BALTIMORE — Religious liberty will be the new civil rights issue, the Rev. Samuel Rodriguez and Pastor Rick Warren declared at a Southern Baptist Convention panel on Monday.
"While ending racial inequality emerged as the civil rights issue of the 20th century ... religious liberty will be the civil rights issue of the next decade," declared Rodriguez, president of the National Hispanic Christian Leadership Conference.
Rodriguez encouraged all Christians to fight for religious freedom and religious pluralism, or else, "the voice of religious liberty will be silenced."
"Today's complacency is tomorrow's captivity," he added.
Following Rodriguez's comments, Warren, pastor of Saddleback Church in Lake Forest, California, said he agreed that religious freedom is the next civil rights issue.
"I believe in pluralism. I do not believe in relativism. Big difference," he added, because "in a free market world, the Gospel's gonna win."
Rodriguez and Warren were on a panel called "Hobby Lobby and the Future of Religious Liberty," hosted by the SBC's Ethics and Religious Liberty Commission. They were joined on the panel by ERLC President Russell Moore and Dr. David Platt, pastor of The Church at Brook Hills in Birmingham. ERLC's Phillip Bethancourt moderated.
Warren argued for a "free market" of ideas where everyone is welcome to share their views and try to convince each other that their views are correct.
"Everyone should be at the table, sharing their ideas," he said. "I do not believe in coercion, I do believe in persuasion."
Moore agreed. He recalled being on a panel with a Muslim woman and arguing that each of them should try to persuade the other that their religious views are correct. An audience member accused Moore of arrogance for holding that position.
"Why don't you stop dehumanizing [the Muslim woman] and instead say, 'I worship God my way, she worships God her way?'" the man insisted.
At that point, Moore recalled, he turned to the Muslim woman and asked her, "Do we worship the same God?"
"Who is your God?" she asked.
"My God is Father, Son, Holy Spirit incarnate in the person of Jesus Christ," he answered.
"Absolutely not," she replied.
Moore then turned to the audience member and asked, "Why do you want to impose your religion on us?"
The audience member, Moore explained, was insisting that Moore and the Muslim woman hold his view of religious belief, which is that the religious differences between them do not matter.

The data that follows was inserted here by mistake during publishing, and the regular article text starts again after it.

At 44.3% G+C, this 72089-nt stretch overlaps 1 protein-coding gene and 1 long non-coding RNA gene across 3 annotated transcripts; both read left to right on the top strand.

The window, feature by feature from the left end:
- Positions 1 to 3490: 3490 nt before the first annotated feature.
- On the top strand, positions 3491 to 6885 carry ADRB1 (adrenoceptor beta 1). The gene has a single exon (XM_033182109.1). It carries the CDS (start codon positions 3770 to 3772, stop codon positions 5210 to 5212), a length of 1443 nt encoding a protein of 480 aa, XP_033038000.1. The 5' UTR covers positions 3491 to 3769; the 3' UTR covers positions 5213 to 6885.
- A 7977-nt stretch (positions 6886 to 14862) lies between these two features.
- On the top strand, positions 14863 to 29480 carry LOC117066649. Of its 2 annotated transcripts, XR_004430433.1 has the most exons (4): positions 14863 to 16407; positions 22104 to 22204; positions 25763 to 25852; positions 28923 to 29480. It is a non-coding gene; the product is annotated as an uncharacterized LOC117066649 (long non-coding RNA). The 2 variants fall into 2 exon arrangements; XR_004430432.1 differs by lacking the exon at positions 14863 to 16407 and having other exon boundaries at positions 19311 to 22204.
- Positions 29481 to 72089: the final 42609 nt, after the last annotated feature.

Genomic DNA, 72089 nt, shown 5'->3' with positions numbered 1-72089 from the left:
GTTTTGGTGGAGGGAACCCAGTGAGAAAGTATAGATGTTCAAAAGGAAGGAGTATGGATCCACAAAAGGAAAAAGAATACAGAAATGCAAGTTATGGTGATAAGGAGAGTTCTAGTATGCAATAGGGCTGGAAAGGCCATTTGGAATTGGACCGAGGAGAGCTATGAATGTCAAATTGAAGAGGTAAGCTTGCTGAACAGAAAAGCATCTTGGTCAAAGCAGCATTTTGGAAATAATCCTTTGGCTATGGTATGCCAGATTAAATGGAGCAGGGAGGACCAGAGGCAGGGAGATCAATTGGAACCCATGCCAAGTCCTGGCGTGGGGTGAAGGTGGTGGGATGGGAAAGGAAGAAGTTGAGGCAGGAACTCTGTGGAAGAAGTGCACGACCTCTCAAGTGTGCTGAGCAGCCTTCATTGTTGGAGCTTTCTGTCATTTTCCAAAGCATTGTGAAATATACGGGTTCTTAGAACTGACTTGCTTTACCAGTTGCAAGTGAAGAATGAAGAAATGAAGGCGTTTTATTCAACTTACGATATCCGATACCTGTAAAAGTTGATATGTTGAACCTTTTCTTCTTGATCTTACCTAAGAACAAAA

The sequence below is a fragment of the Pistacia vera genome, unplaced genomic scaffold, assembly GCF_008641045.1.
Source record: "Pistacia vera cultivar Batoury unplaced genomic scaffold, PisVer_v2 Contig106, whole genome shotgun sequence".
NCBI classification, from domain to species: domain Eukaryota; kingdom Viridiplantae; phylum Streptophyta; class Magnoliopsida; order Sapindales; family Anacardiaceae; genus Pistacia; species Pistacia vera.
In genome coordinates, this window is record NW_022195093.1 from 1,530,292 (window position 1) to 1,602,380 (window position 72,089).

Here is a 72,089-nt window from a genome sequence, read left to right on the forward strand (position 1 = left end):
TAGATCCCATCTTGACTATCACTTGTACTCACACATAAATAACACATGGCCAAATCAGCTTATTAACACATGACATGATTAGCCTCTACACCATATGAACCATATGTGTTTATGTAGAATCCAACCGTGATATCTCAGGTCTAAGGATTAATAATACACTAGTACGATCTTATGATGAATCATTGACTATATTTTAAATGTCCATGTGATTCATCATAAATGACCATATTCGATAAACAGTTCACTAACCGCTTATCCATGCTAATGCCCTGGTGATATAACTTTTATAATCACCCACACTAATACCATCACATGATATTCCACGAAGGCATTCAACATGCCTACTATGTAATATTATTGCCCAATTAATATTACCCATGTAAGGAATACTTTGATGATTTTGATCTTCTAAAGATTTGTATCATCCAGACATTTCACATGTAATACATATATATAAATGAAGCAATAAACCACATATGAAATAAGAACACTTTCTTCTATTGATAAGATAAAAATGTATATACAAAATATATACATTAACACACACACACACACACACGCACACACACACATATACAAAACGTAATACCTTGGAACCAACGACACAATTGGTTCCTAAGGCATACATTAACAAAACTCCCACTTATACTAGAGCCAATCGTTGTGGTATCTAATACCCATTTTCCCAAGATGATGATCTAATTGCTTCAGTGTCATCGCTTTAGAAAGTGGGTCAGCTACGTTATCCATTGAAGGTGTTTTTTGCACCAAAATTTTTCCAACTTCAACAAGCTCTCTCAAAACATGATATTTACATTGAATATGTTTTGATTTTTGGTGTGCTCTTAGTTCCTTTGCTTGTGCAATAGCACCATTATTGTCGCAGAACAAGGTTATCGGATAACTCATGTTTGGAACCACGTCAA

"If you don't fight for the right to be able persuade each other and to have those meaningful differences," Moore explained, "it means that somebody is imposing some generic, mush religion on top of you. So we have to say we want to fight for everyone's religious freedom."
Moore's story illustrated, Platt noted, that Americans have "a misguided notion of tolerance in our culture" because "to disagree" is "considered intolerant."
"Tolerance itself implies disagreement," he explained, because one does not need tolerance for those they agree with.
"To remove those disagreements, to try to minimize those differences, not only violates both of our consciences but misses the whole point," he said.
Warren agreed, adding that the "definition of tolerance has changed" from "I treat you with respect and dignity even when we disagree" to "all ideas are equally valid."
"That's nonsense," he said, "some things are true, some things are not true."
The topic of the panel was the pending Supreme Court decision on the Obama administration's birth control mandate for two Christian-owned companies — Hobby Lobby and Conestoga Wood Specialties. Most of the discussion addressed religious freedom issues broadly, rather than the specifics of the case.
Even though the panelists expressed many concerns about the future of religious freedom in the United States, Moore said he thinks the Supreme Court will protect the religious freedom of the companies in the case.
But if the Supreme Court does side with the administration, he added, "the Gospel is not lost. If the United States crumbles away, the Gospel is not lost."
He is working to make sure "we stay out of jail," but "there is one thing worse than going to jail — it is staying out of jail and losing the Gospel," Moore said to much applause from the audience.
"It may take some pastors going to jail," Warren said. "I'm in."